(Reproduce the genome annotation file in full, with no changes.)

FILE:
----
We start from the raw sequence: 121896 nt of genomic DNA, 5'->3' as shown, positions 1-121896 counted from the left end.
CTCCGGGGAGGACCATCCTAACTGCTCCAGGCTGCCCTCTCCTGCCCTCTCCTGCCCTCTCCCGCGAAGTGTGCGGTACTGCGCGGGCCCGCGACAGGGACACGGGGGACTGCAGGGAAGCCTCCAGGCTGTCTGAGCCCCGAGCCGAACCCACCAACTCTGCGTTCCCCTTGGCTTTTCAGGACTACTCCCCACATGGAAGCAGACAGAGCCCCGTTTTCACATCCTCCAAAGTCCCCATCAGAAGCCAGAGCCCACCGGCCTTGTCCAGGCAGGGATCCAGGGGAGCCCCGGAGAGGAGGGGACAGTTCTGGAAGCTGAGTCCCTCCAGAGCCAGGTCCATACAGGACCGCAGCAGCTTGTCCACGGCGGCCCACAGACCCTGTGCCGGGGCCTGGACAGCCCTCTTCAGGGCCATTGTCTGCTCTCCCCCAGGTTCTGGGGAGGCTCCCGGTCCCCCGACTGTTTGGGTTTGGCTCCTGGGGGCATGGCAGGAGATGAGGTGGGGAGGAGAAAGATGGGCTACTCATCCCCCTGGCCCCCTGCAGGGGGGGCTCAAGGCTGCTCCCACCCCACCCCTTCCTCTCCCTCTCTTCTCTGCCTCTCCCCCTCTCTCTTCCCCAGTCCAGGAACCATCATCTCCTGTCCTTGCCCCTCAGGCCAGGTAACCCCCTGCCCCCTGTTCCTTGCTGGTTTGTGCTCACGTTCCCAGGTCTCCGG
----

We start from the raw sequence: 121896 nt of genomic DNA, 5'->3' as shown, positions 1-121896 counted from the left end.
CTCCGGGGAGGACCATCCTAACTGCTCCAGGCTGCCCTCTCCTGCCCTCTCCTGCCCTCTCCCGCGAAGTGTGCGGTACTGCGCGGGCCCGCGACAGGGACACGGGGGACTGCAGGGAAGCCTCCAGGCTGTCTGAGCCCCGAGCCGAACCCACCAACTCTGCGTTCCCCTTGGCTTTTCAGGACTACTCCCCACATGGAAGCAGACAGAGCCCCGTTTTCACATCCTCCAAAGTCCCCATCAGAAGCCAGAGCCCACCGGCCTTGTCCAGGCAGGGATCCAGGGGAGCCCCGGAGAGGAGGGGACAGTTCTGGAAGCTGAGTCCCTCCAGAGCCAGGTCCATACAGGACCGCAGCAGCTTGTCCACGGCGGCCCACAGACCCTGTGCCGGGGCCTGGACAGCCCTCTTCAGGGCCATTGTCTGCTCTCCCCCAGGTTCTGGGGAGGCTCCCGGTCCCCCGACTGTTTGGGTTTGGCTCCTGGGGGCATGGCAGGAGATGAGGTGGGGAGGAGAAAGATGGGCTACTCATCCCCCTGGCCCCCTGCAGGGGGGGCTCAAGGCTGCTCCCACCCCACCCCTTCCTCTCCCTCTCTTCTCTGCCTCTCCCCCTCTCTCTTCCCCAGTCCAGGAACCATCATCTCCTGTCCTTGCCCCTCAGGCCAGGTAACCCCCTGCCCCCTGTTCCTTGCTGGTTTGTGCTCACGTTCCCAGGTCTCCGG